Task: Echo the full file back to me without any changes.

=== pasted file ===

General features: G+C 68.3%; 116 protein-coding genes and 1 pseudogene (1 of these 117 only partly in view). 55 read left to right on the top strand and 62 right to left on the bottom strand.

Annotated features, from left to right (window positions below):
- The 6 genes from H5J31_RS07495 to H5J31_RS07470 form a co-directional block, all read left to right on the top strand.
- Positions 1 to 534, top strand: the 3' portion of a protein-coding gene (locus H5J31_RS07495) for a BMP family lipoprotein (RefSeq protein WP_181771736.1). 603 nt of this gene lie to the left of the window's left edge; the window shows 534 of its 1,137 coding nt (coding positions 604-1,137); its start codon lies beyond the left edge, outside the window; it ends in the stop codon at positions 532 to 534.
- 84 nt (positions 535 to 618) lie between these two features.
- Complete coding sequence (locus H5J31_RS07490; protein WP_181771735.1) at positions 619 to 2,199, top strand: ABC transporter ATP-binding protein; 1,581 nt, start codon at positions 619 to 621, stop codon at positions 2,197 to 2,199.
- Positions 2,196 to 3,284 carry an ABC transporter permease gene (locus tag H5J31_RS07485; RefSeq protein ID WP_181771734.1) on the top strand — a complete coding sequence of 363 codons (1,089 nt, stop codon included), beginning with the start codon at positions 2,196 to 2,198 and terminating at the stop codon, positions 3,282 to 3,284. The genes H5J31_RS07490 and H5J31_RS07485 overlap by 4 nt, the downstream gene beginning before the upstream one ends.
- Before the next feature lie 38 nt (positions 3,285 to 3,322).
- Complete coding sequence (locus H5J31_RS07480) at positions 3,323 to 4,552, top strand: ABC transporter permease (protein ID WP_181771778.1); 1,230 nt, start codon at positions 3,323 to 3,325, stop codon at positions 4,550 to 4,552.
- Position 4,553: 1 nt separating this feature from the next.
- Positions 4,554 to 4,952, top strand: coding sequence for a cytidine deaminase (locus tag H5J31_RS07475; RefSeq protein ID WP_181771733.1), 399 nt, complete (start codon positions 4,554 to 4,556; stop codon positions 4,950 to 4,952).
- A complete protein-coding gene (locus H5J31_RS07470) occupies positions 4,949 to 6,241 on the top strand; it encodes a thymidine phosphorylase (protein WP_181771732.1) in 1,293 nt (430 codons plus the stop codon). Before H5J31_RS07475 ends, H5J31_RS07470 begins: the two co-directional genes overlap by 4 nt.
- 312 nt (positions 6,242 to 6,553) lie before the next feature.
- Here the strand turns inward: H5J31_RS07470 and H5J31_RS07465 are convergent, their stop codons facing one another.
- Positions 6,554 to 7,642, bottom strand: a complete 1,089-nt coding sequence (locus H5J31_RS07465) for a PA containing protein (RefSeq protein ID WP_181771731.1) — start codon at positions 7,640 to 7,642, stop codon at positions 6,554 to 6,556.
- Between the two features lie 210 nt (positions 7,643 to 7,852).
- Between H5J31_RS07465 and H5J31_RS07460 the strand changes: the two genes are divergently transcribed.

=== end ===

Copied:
General features: G+C 68.3%; 116 protein-coding genes and 1 pseudogene (1 of these 117 only partly in view). 55 read left to right on the top strand and 62 right to left on the bottom strand.

Annotated features, from left to right (window positions below):
- The 6 genes from H5J31_RS07495 to H5J31_RS07470 form a co-directional block, all read left to right on the top strand.
- Positions 1 to 534, top strand: the 3' portion of a protein-coding gene (locus H5J31_RS07495) for a BMP family lipoprotein (RefSeq protein WP_181771736.1). 603 nt of this gene lie to the left of the window's left edge; the window shows 534 of its 1,137 coding nt (coding positions 604-1,137); its start codon lies beyond the left edge, outside the window; it ends in the stop codon at positions 532 to 534.
- 84 nt (positions 535 to 618) lie between these two features.
- Complete coding sequence (locus H5J31_RS07490; protein WP_181771735.1) at positions 619 to 2,199, top strand: ABC transporter ATP-binding protein; 1,581 nt, start codon at positions 619 to 621, stop codon at positions 2,197 to 2,199.
- Positions 2,196 to 3,284 carry an ABC transporter permease gene (locus tag H5J31_RS07485; RefSeq protein ID WP_181771734.1) on the top strand — a complete coding sequence of 363 codons (1,089 nt, stop codon included), beginning with the start codon at positions 2,196 to 2,198 and terminating at the stop codon, positions 3,282 to 3,284. The genes H5J31_RS07490 and H5J31_RS07485 overlap by 4 nt, the downstream gene beginning before the upstream one ends.
- Before the next feature lie 38 nt (positions 3,285 to 3,322).
- Complete coding sequence (locus H5J31_RS07480) at positions 3,323 to 4,552, top strand: ABC transporter permease (protein ID WP_181771778.1); 1,230 nt, start codon at positions 3,323 to 3,325, stop codon at positions 4,550 to 4,552.
- Position 4,553: 1 nt separating this feature from the next.
- Positions 4,554 to 4,952, top strand: coding sequence for a cytidine deaminase (locus tag H5J31_RS07475; RefSeq protein ID WP_181771733.1), 399 nt, complete (start codon positions 4,554 to 4,556; stop codon positions 4,950 to 4,952).
- A complete protein-coding gene (locus H5J31_RS07470) occupies positions 4,949 to 6,241 on the top strand; it encodes a thymidine phosphorylase (protein WP_181771732.1) in 1,293 nt (430 codons plus the stop codon). Before H5J31_RS07475 ends, H5J31_RS07470 begins: the two co-directional genes overlap by 4 nt.
- 312 nt (positions 6,242 to 6,553) lie before the next feature.
- Here the strand turns inward: H5J31_RS07470 and H5J31_RS07465 are convergent, their stop codons facing one another.
- Positions 6,554 to 7,642, bottom strand: a complete 1,089-nt coding sequence (locus H5J31_RS07465) for a PA containing protein (RefSeq protein ID WP_181771731.1) — start codon at positions 7,640 to 7,642, stop codon at positions 6,554 to 6,556.
- Between the two features lie 210 nt (positions 7,643 to 7,852).
- Between H5J31_RS07465 and H5J31_RS07460 the strand changes: the two genes are divergently transcribed.